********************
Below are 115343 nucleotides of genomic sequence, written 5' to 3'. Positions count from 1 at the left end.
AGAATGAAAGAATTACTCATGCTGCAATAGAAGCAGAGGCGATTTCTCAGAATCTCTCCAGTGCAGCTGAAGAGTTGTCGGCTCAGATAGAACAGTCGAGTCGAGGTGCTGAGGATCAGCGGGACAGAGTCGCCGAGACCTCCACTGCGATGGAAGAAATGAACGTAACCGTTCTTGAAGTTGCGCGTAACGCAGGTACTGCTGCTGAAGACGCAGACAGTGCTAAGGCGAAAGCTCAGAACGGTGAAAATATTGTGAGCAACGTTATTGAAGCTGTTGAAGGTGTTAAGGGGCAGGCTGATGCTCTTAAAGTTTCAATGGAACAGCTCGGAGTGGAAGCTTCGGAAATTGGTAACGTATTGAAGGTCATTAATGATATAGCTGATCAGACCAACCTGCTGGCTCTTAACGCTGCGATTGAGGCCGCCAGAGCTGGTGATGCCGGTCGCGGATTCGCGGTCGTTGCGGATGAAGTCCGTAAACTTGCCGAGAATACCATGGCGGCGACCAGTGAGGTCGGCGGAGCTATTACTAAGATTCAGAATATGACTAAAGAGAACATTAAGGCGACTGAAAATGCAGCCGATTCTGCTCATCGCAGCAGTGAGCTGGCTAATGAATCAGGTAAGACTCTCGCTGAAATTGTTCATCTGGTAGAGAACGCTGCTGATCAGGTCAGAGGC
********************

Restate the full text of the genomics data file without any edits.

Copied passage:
Below are 115343 nucleotides of genomic sequence, written 5' to 3'. Positions count from 1 at the left end.
AGAATGAAAGAATTACTCATGCTGCAATAGAAGCAGAGGCGATTTCTCAGAATCTCTCCAGTGCAGCTGAAGAGTTGTCGGCTCAGATAGAACAGTCGAGTCGAGGTGCTGAGGATCAGCGGGACAGAGTCGCCGAGACCTCCACTGCGATGGAAGAAATGAACGTAACCGTTCTTGAAGTTGCGCGTAACGCAGGTACTGCTGCTGAAGACGCAGACAGTGCTAAGGCGAAAGCTCAGAACGGTGAAAATATTGTGAGCAACGTTATTGAAGCTGTTGAAGGTGTTAAGGGGCAGGCTGATGCTCTTAAAGTTTCAATGGAACAGCTCGGAGTGGAAGCTTCGGAAATTGGTAACGTATTGAAGGTCATTAATGATATAGCTGATCAGACCAACCTGCTGGCTCTTAACGCTGCGATTGAGGCCGCCAGAGCTGGTGATGCCGGTCGCGGATTCGCGGTCGTTGCGGATGAAGTCCGTAAACTTGCCGAGAATACCATGGCGGCGACCAGTGAGGTCGGCGGAGCTATTACTAAGATTCAGAATATGACTAAAGAGAACATTAAGGCGACTGAAAATGCAGCCGATTCTGCTCATCGCAGCAGTGAGCTGGCTAATGAATCAGGTAAGACTCTCGCTGAAATTGTTCATCTGGTAGAGAACGCTGCTGATCAGGTCAGAGGC